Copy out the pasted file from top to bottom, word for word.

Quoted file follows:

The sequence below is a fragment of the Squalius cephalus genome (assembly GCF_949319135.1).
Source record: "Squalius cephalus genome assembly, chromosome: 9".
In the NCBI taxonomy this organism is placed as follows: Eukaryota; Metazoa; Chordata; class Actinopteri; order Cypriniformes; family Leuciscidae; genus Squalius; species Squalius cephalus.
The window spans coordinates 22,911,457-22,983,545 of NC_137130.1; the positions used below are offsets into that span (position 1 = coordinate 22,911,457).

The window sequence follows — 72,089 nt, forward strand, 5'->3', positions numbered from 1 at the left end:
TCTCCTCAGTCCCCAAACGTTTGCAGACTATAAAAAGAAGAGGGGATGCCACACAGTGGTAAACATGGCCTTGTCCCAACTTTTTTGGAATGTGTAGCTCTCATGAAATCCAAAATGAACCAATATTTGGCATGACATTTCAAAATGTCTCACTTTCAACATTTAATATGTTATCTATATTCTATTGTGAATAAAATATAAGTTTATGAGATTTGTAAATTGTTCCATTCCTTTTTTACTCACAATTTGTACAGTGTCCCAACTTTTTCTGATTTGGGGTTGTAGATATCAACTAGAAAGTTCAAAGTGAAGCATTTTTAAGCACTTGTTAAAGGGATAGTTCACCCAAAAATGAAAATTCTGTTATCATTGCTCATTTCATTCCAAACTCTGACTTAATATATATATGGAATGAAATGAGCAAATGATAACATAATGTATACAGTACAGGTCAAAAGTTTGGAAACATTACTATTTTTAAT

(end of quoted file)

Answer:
The sequence below is a fragment of the Squalius cephalus genome (assembly GCF_949319135.1).
Source record: "Squalius cephalus genome assembly, chromosome: 9".
In the NCBI taxonomy this organism is placed as follows: Eukaryota; Metazoa; Chordata; class Actinopteri; order Cypriniformes; family Leuciscidae; genus Squalius; species Squalius cephalus.
The window spans coordinates 22,911,457-22,983,545 of NC_137130.1; the positions used below are offsets into that span (position 1 = coordinate 22,911,457).

The window sequence follows — 72,089 nt, forward strand, 5'->3', positions numbered from 1 at the left end:
TCTCCTCAGTCCCCAAACGTTTGCAGACTATAAAAAGAAGAGGGGATGCCACACAGTGGTAAACATGGCCTTGTCCCAACTTTTTTGGAATGTGTAGCTCTCATGAAATCCAAAATGAACCAATATTTGGCATGACATTTCAAAATGTCTCACTTTCAACATTTAATATGTTATCTATATTCTATTGTGAATAAAATATAAGTTTATGAGATTTGTAAATTGTTCCATTCCTTTTTTACTCACAATTTGTACAGTGTCCCAACTTTTTCTGATTTGGGGTTGTAGATATCAACTAGAAAGTTCAAAGTGAAGCATTTTTAAGCACTTGTTAAAGGGATAGTTCACCCAAAAATGAAAATTCTGTTATCATTGCTCATTTCATTCCAAACTCTGACTTAATATATATATGGAATGAAATGAGCAAATGATAACATAATGTATACAGTACAGGTCAAAAGTTTGGAAACATTACTATTTTTAAT